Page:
Gerald Gosse contributes to St. John’s softball’s past and present through league website
Through 50-plus years involved in softball, Bill Barron has amassed a veritable encyclopedia on all things fastpitch.
© — Photo by Kenn Oliver/The Telegram
Gerald Gosse sits in the scorer’s box at Lions Park in St. John’s. Gosse, 32, has spent his life around the softball diamond and in recent years has taken on the task of bringing the local St. John’s leagues into the 21st century by archiving ov
Stats on every at bat for every last batter at each and every game across senior, junior and intermediate regular season, playoff and tournament play has been kept, along with stacks of newspaper articles, old photos and memorabilia dating back as far as 1957.
As the collection grew, a friend in the media — The Telegram sports department’s Brendan McCarthy — urged Barron to preserve the history of the league and digitize the mountain of information.
“I said, ‘No way. I’m not the one for that.’ My knowledge of computers is very limited. I never grew up with one at my fingertips,” said Barron, the long-time St. John’s Molson Senior Men’s Softball League secretary-treasurer.
Nevetherless, the seed was planted, and Barron kept an eye out for someone to enlist for the task.
Around the same time, Gerald Gosse was playing senior ball for Impact Signs. In addition to being the team’s catcher, Gosse also served as its webmaster, designing and maintaining a team website.
The site was the envy of other senior squads, who then saught Gosse out to design and maintain sites for their teams.
“It took on a life of its own,” says Gosse.
“When I stopped playing senior to play intermediate, I decided to stick with one site. It made it much easier.”
In 2004, their partnership began when Barron approached Gosse about digitizing some stats — “it ended up being the whole history of the senior league from 1957 to 2004,” says Gosse, who grew up minor softball at Mundy Pond.
www.NLfastpitch.ca had arrived.
“It’s just snowballed.”
Gosse, a Memorial University commerce graduate, says for a small site meant to serve a small number of individuals, the number of hits it receives are, “unreal.”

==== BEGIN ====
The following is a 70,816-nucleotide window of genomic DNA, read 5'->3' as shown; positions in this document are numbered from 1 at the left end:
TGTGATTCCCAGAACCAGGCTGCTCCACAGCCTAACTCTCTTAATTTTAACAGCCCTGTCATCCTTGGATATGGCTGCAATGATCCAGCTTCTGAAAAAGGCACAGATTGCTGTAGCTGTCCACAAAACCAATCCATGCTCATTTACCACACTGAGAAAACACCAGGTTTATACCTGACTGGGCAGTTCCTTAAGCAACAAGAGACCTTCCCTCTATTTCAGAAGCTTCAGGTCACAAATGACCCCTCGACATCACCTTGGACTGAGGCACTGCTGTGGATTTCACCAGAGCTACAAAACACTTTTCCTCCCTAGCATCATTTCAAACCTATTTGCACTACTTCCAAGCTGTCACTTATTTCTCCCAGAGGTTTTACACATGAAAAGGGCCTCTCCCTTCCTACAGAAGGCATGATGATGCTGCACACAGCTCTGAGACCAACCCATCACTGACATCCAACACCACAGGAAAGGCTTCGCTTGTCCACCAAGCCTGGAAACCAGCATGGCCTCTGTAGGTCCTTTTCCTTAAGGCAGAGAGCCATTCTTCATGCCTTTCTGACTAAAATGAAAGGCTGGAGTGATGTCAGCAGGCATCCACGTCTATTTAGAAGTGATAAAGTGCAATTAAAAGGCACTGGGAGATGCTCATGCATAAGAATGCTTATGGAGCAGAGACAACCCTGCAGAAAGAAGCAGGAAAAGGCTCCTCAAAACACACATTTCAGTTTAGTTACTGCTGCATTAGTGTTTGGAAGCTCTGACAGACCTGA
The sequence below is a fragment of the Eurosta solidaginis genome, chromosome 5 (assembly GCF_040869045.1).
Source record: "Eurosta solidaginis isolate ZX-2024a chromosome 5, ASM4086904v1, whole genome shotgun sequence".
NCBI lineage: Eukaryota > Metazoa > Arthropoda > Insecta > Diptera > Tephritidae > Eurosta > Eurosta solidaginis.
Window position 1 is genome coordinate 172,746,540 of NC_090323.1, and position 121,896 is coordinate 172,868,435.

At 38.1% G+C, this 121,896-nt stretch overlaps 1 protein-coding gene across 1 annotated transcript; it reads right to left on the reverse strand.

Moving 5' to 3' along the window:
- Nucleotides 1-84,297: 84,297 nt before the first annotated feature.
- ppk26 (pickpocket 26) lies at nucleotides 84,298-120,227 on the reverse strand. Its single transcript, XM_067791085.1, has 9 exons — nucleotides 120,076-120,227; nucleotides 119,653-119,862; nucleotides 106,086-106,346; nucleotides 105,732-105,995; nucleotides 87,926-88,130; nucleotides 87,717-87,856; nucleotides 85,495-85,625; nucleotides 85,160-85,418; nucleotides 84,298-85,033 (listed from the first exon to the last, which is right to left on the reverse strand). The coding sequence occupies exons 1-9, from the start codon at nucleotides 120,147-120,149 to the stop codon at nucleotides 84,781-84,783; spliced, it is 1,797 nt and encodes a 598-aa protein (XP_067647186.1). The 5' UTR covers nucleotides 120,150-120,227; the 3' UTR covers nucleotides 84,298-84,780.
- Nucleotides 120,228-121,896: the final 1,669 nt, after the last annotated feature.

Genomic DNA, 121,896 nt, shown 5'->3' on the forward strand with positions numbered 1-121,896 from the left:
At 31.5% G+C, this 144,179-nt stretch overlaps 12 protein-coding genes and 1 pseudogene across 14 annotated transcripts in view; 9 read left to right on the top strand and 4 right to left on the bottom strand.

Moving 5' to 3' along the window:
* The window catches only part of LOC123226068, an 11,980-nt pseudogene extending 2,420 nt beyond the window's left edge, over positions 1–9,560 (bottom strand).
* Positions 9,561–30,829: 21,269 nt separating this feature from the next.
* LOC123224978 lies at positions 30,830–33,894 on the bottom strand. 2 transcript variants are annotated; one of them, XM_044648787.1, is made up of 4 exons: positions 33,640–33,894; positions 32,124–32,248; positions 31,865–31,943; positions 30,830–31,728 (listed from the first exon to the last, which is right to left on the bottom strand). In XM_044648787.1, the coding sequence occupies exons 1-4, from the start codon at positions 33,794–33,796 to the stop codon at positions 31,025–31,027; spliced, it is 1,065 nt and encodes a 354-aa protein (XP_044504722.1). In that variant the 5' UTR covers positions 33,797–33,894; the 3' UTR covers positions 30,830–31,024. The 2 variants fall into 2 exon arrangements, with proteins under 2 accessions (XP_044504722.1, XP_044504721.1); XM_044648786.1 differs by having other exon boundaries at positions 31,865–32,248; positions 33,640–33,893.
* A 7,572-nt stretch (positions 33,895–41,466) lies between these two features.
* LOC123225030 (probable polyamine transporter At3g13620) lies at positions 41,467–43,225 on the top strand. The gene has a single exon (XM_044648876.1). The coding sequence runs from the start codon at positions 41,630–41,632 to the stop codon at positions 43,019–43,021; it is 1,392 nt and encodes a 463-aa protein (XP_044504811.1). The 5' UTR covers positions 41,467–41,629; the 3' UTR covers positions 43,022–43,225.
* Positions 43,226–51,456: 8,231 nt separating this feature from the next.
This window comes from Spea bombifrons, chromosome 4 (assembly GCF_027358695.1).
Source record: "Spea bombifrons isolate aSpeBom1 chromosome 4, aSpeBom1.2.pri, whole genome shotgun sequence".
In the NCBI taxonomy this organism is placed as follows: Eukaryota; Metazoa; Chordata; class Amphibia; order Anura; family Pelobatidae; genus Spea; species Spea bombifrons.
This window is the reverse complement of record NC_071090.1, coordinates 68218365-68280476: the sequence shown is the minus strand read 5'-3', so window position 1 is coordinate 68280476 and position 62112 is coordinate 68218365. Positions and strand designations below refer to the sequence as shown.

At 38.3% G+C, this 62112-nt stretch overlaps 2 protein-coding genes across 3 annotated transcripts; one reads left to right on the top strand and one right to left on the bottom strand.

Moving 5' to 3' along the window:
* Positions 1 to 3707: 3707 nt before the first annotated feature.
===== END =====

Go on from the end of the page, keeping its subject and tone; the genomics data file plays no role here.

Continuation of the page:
“And it’s not just here, it’s across Canada and the States.
“I’m after hearing a lot of people make really good comments about the site.”
While the leagues have their own scorekeepers who attend the actual games, Gosse is responsible for disseminating all that information to the website and the media on a nightly basis.
“I like the stats and keeping them, making sure everything is in order. There’s nothing worse than having a game on a Monday night, and you get the results on a Tuesday.” Gerald Gosse
“I like the stats and keeping them, making sure everything is in order,” he says.
“There’s nothing worse than having a game on a Monday night, and you get the results on a Tuesday.”
There are times when Gosse is wearing both hats; those of player and statistician. Like last weekend’s intermediate provincials. On top of playing for Whalen’s Pub, Gosse had to compile all the stats and send out daily reports to the media.
“Tournaments are a different story. It takes a bit longer because you’re gettiing all the information (scoresheets) at once.”
This season, Gosse has taken on the added responsibility of scoring the Moss tournament and maintaining Softball Newfoundland and Labrador’s website.
Barron doesn’t mince words when speaking about Gosse’s value to the leagues.
“We wouldn’t have a site without him. If it wasn’t him, we’d have to try to get someone else, and good volunteers like that are not easy to come by.
“Some people do a job and only half do it, and only when they feel like it. You don’t have to ask (Gosse) a second time. You know it’s going to be done right.”
Barron, regarded as Mr. Softball in local cirles, doesn’t know how much longer he will stay involved — “That’s the $64,000 question.”
When he is ready to walk away, he feels Gosse is more than capable to step into his shoes.
For his part, Gosse says no one can fill Barron’s shoes. And while he doesn’t see himself clocking 50-plus years like his mentor, his current role is bound to evolve and keep him involved, even after his playing days are through.
“I do what I do for the game
“When I finish playing, it’s something I can continue to do. I can’t see myself just walking away from it, that’s for sure.”